Senate Foreign Relations committee spent much of last week hearing testimony about
Iraq. A second U.S. invasion of Iraq seems a foregone conclusion, as the testimony
focused not on the wisdom of such an invasion, but rather only on how and when
it should be done. Never mind that our own State department and CIA have stated
that Iraq is not involved in terrorism; never mind that we're not discussing
some of our so-called allies like Saudi Arabia, which actually funded and harbored
those responsible for September 11th. None of those testifying questioned for
a minute the President's absolute authority to order a military invasion
expert not invited to testify at the Senate hearings was Scott Ritter.
Mr. Ritter is a Republican, a twelve-year veteran of the Marine Corps, a former
intelligence officer, and a former UN weapons inspector in Iraq. He is a widely
respected expert on the region, having dealt directly with Iraqi officials and
he is a very harsh critic of Saddam Hussein. The only problem is that he disagrees
with the President and Congress about our war plans, arguing that Iraq poses no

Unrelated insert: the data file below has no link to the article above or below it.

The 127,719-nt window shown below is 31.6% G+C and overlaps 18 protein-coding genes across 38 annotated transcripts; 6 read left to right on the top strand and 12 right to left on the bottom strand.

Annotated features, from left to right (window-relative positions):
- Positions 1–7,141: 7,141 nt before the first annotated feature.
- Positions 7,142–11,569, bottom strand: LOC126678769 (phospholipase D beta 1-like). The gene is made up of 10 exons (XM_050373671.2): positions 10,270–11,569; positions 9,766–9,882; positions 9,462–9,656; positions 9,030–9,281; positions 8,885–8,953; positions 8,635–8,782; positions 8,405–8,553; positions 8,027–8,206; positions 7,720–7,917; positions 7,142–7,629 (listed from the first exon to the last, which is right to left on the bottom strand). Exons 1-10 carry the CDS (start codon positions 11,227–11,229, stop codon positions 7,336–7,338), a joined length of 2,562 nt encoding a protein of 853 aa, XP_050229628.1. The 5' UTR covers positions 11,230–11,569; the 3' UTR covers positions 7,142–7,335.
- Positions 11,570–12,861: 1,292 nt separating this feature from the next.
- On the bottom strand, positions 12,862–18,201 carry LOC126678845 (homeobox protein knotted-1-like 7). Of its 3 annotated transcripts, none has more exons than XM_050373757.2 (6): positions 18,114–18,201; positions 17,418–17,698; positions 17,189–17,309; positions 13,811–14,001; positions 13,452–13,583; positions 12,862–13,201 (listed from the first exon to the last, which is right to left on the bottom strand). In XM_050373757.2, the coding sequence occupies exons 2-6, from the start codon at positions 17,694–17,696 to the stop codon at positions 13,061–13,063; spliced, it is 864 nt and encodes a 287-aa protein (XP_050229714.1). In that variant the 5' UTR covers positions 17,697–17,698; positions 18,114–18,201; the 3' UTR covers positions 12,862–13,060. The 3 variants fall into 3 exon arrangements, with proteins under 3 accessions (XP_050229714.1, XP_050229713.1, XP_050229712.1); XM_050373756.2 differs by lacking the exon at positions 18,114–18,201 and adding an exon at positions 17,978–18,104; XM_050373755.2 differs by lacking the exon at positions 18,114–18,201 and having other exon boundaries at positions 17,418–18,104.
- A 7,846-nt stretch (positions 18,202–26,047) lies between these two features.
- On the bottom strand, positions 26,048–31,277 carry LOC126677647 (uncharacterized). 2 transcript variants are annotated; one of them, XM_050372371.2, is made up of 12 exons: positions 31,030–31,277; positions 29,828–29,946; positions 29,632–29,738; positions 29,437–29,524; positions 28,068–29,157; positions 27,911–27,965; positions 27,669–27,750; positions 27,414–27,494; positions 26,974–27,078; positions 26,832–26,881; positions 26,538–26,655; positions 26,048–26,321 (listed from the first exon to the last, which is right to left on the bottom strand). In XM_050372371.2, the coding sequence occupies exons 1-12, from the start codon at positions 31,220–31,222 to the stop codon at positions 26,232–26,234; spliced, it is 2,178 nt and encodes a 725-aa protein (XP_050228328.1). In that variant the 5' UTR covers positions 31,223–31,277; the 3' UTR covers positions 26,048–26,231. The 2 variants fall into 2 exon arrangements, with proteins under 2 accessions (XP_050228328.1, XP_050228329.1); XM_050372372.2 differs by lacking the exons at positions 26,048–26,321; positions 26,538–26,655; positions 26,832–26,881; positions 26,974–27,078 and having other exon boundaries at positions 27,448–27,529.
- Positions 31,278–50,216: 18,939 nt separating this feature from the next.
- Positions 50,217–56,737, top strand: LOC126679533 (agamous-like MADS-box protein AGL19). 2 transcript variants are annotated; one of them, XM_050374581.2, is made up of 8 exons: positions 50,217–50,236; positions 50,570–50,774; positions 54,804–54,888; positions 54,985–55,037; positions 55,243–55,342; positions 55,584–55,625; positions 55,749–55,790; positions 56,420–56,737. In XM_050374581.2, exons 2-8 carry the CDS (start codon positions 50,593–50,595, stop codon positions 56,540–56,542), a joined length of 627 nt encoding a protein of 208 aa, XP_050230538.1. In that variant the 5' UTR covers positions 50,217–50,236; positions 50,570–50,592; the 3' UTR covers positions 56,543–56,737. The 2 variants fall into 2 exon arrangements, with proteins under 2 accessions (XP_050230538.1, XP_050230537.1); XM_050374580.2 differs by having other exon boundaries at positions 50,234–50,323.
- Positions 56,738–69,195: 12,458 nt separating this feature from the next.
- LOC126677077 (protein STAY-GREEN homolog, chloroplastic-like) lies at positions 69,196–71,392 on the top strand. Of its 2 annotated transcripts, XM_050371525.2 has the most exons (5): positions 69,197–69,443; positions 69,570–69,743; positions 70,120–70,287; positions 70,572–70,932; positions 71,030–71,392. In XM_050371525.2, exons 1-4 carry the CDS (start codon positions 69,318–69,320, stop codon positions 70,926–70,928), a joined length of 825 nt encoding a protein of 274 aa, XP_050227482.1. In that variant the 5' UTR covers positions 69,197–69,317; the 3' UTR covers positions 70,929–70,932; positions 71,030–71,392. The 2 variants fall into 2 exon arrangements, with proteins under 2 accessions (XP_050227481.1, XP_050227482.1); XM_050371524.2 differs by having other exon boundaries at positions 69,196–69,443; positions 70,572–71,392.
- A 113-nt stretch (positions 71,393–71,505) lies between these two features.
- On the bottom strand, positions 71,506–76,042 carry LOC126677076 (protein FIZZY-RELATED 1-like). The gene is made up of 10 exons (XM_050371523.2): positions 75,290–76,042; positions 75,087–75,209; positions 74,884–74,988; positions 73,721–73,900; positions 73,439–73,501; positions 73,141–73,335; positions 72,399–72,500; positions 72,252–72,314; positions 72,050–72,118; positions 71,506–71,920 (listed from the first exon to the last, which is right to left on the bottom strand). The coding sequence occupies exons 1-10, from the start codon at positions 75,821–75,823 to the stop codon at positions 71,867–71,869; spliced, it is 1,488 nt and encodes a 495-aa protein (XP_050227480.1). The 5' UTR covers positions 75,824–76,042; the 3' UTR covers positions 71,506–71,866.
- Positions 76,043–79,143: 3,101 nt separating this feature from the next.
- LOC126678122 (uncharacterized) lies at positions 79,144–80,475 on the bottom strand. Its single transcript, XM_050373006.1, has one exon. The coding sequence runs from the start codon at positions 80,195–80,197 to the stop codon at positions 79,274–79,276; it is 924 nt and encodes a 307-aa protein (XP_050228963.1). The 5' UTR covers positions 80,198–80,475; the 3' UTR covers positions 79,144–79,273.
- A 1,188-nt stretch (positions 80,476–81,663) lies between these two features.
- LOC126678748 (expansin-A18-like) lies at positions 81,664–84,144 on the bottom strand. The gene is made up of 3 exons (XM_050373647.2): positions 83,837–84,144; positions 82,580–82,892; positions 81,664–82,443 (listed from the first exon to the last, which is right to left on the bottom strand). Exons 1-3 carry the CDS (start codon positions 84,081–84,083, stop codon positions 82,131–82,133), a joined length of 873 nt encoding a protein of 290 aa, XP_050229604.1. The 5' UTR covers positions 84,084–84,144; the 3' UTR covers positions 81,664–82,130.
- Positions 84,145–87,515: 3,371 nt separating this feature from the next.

military threat to the United States. So although he is perhaps the most qualified
person in Washington to speak on the subject, his viewpoint was not heard.
C-SPAN last week, Mr. Ritter called the Senate hearings nothing less than a "sham,"
likening them to a "Stalinist kangaroo court" rather than a real inquiry
designed to educate Senators with facts about Iraq.
one agrees with Mr. Ritter's views or not, it's clear the Senate conducted
nothing more than show hearings designed to support the predetermined conclusion
that America must invade Iraq.
most fundamental question before Congress whether the legislative branch once
again will ignore its constitutional duty to declare war remains unasked. The
undeclared wars of the last 50 years including Korea, Vietnam, Kosovo, and Iraq
represent nothing less than congressional cowardice, an unwillingness by members
to carry out their sworn legislative duties. The result is an increasingly powerful
presidency, and a terrible violation of the constitutional separation of powers.
is war, no matter what we call it. When we bomb another country, when we send
troops, planes, and warships to attack it, we are at war. Calling war a "police
action" or a "peacekeeping mission" does not change the reality.
War constitutionally cannot be waged by executive order the President's
status as Commander-in-Chief gives him authority only to execute war, not initiate
it. The Constitution requires a congressional declaration of war precisely because
the founders wanted the most representative branch of government, not an imperial
President, to make the grave decision to send our young people into harm's
way. We owe it to those young people and the Constitution to have a sober congressional
debate before we initiate war in Iraq.